A Bit of Healing

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I’ve been feeling stressed for months—deadlines, caring for my mom, trying to fit everything in, waiting for the next disaster. I take a morning walk in the riverside park before the predicted downpour arrives. There I find a bit of magic, a bit of healing. Life goes on.

 

russet-gold shower

leaves fall on a silent world—

time pauses, deer leaps

 

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I’m linking this Haibun to dVerse’s Open Link Night. Lillian asked for some treats. Seeing deer is a treat for me (as long as they’re not in the road).

 

The Night Passes

 

 

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William Heritage Winery

 

Workday chores set down,

the sun sinks low, birds take wing,

stars soon appear to glimmer and sing

 

songs drifting over gleaming river

and sleepy town

 

to me and you, the sound

of nature, moon hums a chorus–

and so, night passes before us.

 

I’m hosting dVerse today. We’re writing quadrilles, using the word, “set.” Come join us!

 

Something Happened Here

 

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Red Bank Battlefield,  National Park, NJ

He watches from this place. Where—he’s not certain, and he drifts and wanders, but never far from this spot. Something happened here, he thinks.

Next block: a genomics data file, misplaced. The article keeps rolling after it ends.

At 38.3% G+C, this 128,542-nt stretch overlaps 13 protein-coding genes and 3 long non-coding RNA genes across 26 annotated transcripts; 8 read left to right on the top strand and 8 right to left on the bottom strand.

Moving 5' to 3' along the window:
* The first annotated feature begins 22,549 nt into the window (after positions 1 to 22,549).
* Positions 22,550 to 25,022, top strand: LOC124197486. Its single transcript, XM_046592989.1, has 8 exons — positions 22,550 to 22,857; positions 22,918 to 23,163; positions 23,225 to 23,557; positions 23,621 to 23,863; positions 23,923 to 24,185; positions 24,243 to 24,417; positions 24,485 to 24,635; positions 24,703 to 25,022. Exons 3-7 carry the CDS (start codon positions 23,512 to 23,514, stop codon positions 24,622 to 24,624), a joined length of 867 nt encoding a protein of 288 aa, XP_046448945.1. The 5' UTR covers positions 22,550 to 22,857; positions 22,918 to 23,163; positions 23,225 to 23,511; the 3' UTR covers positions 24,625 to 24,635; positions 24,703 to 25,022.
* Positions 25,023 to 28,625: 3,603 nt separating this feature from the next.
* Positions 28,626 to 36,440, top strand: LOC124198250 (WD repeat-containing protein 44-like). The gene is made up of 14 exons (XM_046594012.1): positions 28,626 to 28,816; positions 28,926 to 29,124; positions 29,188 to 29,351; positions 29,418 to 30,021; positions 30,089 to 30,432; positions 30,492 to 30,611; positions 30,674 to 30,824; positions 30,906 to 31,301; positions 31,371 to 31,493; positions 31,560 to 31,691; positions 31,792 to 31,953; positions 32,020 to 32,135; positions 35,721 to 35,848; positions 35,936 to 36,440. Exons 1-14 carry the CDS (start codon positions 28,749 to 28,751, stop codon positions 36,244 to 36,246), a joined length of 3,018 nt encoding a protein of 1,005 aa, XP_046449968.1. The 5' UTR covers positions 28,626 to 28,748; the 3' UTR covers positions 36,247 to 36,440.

He doesn’t know how long he’s been here, or what was before. He notices others like him here. They nod to each other, sharing a bond. . .of some sort.

What is that sound? Oh yes, that’s called music. He thinks it’s something he used to like. I rememberyes, I used to. . . sing.

He watches as people gather. A woman dressed in black wipes her face. A small boy stands next to her holding a flag.

Something happened here, he thinks again.

And as the leaves blow and whisper in the breeze, he remembers—these memories were left here with the trees. The woman’s eyes open wide as he gently kisses her, and then disappears forever.

 

This is my prosery piece for my dVerse prompt, using the line “These memories were left here with the trees” from the poem “How to Write a Poem in a Time of War” by Jo Harjo.  When I walk in the park, sometimes I think memories whisper from the trees.

 

 

 

 

Blue Horse Dreams

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Horses by Beverly Dyer

 

In my dream world, the blue horses graze

unfettered, untethered from human concerns

to gallop and whinny, to live unfazed

while munching sweet grasses in delicate turns

 

unfettered, untethered from human concerns,

they prance and gallop and meander

while munching sweet grasses. In delicate turns,

they wander–and speak with great candor

 

as they prance and gallop and meander

over fields so flowered and lush.

They wander, and speak with great candor

with never a blush, though they rush

 

sometimes, because life’s a delight—

to gallop and whinny, to live unfazed

by human drama. They live in golden light

in my dream world. . . here, the blue horses graze.

 

Mish has asked us to use the work of artist Beverly Dyer for our poem dVerse Poetics. How could I resist blue horses? This is a pantoum. . .because I haven’t written one in a while, so why not?

 

Mare Tranquillitatis

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“Earthrise” Taken by Apollo 8 crewmember Bill Anders on December 24, 1968

 

A sea

but no water,

a desert place,

a silvered space–

could it ever feel tranquil?

 

In solitude, we kick

 

no dust

no cloud forming

no sunrise warming

but the blue planet

dawning